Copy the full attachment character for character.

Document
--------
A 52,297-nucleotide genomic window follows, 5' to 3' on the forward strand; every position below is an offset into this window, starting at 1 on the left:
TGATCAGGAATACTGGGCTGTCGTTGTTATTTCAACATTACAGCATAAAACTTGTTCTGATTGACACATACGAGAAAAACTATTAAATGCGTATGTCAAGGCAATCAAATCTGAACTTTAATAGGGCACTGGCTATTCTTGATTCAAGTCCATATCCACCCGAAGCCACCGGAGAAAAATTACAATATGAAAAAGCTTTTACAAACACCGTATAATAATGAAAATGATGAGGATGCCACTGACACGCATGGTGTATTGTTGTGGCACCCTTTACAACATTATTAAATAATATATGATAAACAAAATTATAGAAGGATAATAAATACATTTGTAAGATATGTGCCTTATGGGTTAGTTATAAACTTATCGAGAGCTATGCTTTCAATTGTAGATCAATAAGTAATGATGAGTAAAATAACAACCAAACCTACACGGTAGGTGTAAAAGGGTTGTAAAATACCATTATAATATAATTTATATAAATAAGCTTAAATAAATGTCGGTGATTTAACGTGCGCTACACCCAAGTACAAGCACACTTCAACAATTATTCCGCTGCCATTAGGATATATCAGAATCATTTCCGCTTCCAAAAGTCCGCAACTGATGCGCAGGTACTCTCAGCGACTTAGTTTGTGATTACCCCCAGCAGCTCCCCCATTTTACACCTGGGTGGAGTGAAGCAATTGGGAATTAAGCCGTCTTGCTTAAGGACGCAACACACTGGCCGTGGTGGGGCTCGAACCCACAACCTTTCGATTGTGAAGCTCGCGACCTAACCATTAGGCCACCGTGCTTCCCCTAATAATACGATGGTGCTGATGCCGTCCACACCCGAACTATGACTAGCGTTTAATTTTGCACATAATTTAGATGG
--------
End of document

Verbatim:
A 52,297-nucleotide genomic window follows, 5' to 3' on the forward strand; every position below is an offset into this window, starting at 1 on the left:
TGATCAGGAATACTGGGCTGTCGTTGTTATTTCAACATTACAGCATAAAACTTGTTCTGATTGACACATACGAGAAAAACTATTAAATGCGTATGTCAAGGCAATCAAATCTGAACTTTAATAGGGCACTGGCTATTCTTGATTCAAGTCCATATCCACCCGAAGCCACCGGAGAAAAATTACAATATGAAAAAGCTTTTACAAACACCGTATAATAATGAAAATGATGAGGATGCCACTGACACGCATGGTGTATTGTTGTGGCACCCTTTACAACATTATTAAATAATATATGATAAACAAAATTATAGAAGGATAATAAATACATTTGTAAGATATGTGCCTTATGGGTTAGTTATAAACTTATCGAGAGCTATGCTTTCAATTGTAGATCAATAAGTAATGATGAGTAAAATAACAACCAAACCTACACGGTAGGTGTAAAAGGGTTGTAAAATACCATTATAATATAATTTATATAAATAAGCTTAAATAAATGTCGGTGATTTAACGTGCGCTACACCCAAGTACAAGCACACTTCAACAATTATTCCGCTGCCATTAGGATATATCAGAATCATTTCCGCTTCCAAAAGTCCGCAACTGATGCGCAGGTACTCTCAGCGACTTAGTTTGTGATTACCCCCAGCAGCTCCCCCATTTTACACCTGGGTGGAGTGAAGCAATTGGGAATTAAGCCGTCTTGCTTAAGGACGCAACACACTGGCCGTGGTGGGGCTCGAACCCACAACCTTTCGATTGTGAAGCTCGCGACCTAACCATTAGGCCACCGTGCTTCCCCTAATAATACGATGGTGCTGATGCCGTCCACACCCGAACTATGACTAGCGTTTAATTTTGCACATAATTTAGATGG